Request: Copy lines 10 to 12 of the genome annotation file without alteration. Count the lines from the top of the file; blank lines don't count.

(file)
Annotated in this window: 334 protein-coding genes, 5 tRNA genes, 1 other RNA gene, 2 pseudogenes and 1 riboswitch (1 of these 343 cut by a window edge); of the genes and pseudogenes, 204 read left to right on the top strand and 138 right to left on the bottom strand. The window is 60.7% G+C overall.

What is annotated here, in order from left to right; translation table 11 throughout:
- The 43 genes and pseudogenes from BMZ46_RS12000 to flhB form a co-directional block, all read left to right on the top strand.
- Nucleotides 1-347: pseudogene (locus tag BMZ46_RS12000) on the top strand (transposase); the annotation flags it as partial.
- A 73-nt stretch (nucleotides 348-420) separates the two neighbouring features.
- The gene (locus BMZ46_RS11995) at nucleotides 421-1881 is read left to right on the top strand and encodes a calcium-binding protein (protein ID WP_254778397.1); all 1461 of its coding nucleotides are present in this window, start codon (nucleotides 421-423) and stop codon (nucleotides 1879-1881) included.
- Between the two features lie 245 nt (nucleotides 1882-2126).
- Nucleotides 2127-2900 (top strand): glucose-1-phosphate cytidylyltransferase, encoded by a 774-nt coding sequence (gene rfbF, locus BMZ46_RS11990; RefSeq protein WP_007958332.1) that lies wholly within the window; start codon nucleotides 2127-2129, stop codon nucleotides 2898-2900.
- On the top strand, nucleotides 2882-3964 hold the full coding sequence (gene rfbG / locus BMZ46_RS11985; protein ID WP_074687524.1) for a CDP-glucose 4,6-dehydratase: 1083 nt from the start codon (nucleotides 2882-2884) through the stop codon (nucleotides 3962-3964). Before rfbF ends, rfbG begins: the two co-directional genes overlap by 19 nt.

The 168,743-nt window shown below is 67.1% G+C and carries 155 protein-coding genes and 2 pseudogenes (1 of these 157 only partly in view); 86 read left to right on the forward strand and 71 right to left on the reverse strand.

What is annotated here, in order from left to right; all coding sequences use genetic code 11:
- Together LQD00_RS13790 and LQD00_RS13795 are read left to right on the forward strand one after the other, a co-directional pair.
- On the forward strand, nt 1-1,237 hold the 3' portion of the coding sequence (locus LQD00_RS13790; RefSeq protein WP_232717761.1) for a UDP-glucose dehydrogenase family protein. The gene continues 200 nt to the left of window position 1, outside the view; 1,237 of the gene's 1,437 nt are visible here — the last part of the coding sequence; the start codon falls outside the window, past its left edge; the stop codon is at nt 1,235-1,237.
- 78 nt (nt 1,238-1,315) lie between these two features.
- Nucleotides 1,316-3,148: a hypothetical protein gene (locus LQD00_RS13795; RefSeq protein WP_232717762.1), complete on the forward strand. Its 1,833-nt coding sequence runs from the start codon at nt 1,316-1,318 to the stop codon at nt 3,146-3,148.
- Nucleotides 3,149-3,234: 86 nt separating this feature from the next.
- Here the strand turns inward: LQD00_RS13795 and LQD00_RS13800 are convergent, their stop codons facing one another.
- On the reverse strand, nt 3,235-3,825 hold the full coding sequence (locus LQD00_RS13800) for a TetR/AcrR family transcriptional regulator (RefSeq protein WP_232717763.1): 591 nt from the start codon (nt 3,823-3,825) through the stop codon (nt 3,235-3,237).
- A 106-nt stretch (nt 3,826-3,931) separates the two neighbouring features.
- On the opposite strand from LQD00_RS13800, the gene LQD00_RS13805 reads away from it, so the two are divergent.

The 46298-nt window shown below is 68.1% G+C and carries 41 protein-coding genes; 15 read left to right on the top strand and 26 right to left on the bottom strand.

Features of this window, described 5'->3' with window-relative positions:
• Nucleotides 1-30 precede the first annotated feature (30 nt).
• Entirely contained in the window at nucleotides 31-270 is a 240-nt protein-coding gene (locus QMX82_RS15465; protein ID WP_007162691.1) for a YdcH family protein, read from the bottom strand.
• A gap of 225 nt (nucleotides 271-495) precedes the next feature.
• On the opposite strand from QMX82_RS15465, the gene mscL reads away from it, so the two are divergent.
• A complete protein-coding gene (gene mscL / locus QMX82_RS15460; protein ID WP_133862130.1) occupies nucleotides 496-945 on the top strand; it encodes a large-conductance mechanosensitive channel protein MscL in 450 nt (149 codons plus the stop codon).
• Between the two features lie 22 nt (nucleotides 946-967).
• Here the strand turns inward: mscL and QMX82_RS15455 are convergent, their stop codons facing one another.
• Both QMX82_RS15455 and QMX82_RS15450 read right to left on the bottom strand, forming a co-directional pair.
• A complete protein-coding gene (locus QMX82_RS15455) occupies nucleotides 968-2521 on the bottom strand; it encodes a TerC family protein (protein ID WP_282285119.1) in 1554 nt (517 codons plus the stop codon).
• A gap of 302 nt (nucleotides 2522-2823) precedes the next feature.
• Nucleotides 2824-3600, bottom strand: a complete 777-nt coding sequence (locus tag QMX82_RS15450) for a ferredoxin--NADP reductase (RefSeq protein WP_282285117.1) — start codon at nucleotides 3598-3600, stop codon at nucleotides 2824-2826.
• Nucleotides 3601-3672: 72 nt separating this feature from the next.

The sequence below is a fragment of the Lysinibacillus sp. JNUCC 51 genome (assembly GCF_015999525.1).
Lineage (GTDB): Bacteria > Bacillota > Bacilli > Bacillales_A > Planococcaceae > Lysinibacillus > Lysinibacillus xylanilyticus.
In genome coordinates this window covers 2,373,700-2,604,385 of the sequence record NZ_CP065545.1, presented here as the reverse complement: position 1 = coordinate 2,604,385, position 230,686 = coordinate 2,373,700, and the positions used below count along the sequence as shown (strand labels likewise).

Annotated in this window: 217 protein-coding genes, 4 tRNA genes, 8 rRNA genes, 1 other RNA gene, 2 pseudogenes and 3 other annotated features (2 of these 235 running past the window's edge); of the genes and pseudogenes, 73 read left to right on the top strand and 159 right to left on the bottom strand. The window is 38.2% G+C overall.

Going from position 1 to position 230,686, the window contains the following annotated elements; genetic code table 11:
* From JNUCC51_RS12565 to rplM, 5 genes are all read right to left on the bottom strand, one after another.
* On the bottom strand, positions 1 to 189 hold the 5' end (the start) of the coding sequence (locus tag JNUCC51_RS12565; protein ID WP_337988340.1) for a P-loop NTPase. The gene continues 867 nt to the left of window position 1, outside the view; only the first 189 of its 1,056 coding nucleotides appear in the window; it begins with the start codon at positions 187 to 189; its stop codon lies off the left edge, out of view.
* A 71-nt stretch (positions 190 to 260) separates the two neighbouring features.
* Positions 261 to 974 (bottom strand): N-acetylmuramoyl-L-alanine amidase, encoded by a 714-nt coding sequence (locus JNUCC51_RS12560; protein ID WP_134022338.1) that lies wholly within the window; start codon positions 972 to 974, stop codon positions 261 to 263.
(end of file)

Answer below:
The 168,743-nt window shown below is 67.1% G+C and carries 155 protein-coding genes and 2 pseudogenes (1 of these 157 only partly in view); 86 read left to right on the forward strand and 71 right to left on the reverse strand.

What is annotated here, in order from left to right; all coding sequences use genetic code 11:
- Together LQD00_RS13790 and LQD00_RS13795 are read left to right on the forward strand one after the other, a co-directional pair.